When the Democratic National Convention took place in August, hardly any Latino voice was heard. In this year of brutal underrepresentation coming punching through to the surface, it may be a fatal error to ignore the second largest ethnic group in the country.

The Republican Party sure isn’t ignoring them, or blacks, for that matter. They’re hard at work ensuring that the voters are both too depressed to show up, and hassled drastically if they do so. Justin Clark, a deputy campaign manager for the Trump re-election effort, said as much (thinking he was not being recorded) at a sequestered meeting made up of top Wisconsin Republican litigators in late 2019: “Wisconsin’s the state that is going to tip this one way or the other…So it makes Election Day operations really, really, really important. Traditionally it’s always been Republicans suppressing votes, Democratic voters are all in one part of the state, so let’s start playing offense a little bit. And that’s what you’re going to see in 2020. That’s what’s going to be markedly different. It’s going to be a much bigger program, a much more aggressive program, a much better-funded program, and we’re going to need all the help we can get.”

Clark later claimed that his comments were taken out of context, but such is almost an after thought. There’s a certain blatancy to the voter suppression efforts this year, and increasingly it seems that there’s little attempt to even hide them any more.


Republicans know a basic fact – that their party is no longer wanted in America; people know that when Republicans hold power, their civil rights are reduced, progressive ideals stagnate, their wages fall, economic recessions strike and wars start. Luckily for them, the system is on the Republicans’ side – and they are exploiting it fully.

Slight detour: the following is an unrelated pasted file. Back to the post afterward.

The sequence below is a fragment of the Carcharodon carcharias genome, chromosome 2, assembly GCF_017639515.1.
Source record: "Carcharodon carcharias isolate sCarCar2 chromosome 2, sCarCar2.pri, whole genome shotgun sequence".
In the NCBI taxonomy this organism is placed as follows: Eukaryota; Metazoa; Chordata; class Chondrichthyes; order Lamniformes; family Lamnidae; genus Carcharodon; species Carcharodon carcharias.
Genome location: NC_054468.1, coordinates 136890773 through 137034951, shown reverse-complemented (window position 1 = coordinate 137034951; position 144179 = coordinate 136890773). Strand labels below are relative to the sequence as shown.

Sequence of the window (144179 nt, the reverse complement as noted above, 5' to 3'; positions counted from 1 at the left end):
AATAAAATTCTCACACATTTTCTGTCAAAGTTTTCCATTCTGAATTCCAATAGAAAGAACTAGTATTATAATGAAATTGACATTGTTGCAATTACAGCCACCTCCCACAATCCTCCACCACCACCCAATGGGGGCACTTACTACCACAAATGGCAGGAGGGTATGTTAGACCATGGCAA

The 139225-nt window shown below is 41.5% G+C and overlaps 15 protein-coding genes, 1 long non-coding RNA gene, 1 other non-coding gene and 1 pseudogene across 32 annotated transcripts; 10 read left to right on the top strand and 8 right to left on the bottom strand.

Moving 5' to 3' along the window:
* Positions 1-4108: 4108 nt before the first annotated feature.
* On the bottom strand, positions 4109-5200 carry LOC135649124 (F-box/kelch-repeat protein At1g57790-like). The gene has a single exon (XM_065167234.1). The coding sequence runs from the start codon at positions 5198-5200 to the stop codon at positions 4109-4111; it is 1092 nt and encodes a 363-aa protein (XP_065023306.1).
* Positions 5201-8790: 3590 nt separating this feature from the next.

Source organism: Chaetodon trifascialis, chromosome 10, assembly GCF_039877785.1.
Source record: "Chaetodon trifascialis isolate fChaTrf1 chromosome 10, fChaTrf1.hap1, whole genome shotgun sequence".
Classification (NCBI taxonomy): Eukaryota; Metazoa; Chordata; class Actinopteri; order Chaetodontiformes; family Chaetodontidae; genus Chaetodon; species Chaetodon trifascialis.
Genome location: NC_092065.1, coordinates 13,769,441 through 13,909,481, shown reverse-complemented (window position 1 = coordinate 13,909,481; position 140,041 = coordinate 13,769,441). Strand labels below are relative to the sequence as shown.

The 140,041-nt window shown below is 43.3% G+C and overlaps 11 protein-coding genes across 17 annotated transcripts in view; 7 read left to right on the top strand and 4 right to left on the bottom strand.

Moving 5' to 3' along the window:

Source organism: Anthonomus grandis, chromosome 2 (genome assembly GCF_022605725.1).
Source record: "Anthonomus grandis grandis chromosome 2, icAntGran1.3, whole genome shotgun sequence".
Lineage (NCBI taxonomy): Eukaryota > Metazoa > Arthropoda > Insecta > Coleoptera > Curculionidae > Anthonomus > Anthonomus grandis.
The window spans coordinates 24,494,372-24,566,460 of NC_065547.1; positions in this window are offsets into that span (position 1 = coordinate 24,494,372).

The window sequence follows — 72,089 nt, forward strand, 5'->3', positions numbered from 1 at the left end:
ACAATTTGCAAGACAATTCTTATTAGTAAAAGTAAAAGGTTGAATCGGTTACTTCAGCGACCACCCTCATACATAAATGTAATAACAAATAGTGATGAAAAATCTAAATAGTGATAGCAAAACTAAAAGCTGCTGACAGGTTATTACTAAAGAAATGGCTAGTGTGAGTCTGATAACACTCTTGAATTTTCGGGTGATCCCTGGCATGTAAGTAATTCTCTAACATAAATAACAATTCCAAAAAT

On top of all of these factors, there still remains the foreign interference factor, which has already begun a misinformation campaign in earnest.

Such efforts at suppression, coupled with the Democratic Party’s repeated fumbling and falling back on “norms’ to save the process, are troublesome. There is nervousness in America now, but it seems that most people can’t quite comprehend what could happen. It is a certain naiveté that comes along with being taught concepts like “American Exceptionalism” and “Manifest Destiny” from a very young age (while not being taught the basics of civic government). Talking to Americans, it is almost colonialist thinking – they deny something exists because it simply hasn’t been discovered by them yet. I used to hear such sentiments frequently from Americans who had lived and worked in Kenya for years. “I absolutely cannot believe what the Trump administration is doing!” they’d say, to which I’d reply, “What do you mean you ‘can’t believe it’...you live in Kenya.”

Such efforts at suppression, coupled with the Democratic Party’s repeated fumbling and falling back on “norms’ to save the process, are troublesome. There is nervousness in America now, but it seems that most people can’t quite comprehend what could happen.

Despite all of these nervous trepidations there seem to be only two possible outcomes. First, that all of what was just outlined above, combined with several curveballs yet to be revealed, allow Trump to eke out an electoral college victory while losing the popular vote (with more than vague overtones of foreign interference, mail-in voting miseries, voter suppression and Republican assistance). Or, the second option, and a vastly more optimistic one: that Wisconsin’s election in April of 2020 was a preview, a groundswell of anger of a population that had been messed with on a few too many fronts in too short a period of time.

Now, with Trump having been infected with the coronavirus (probably the result of his own reckless advice to Americans to not wear masks or observe social distancing), what comes after November 3rd is an uncertainty of a scale that most Americans simply cannot wrap their minds around.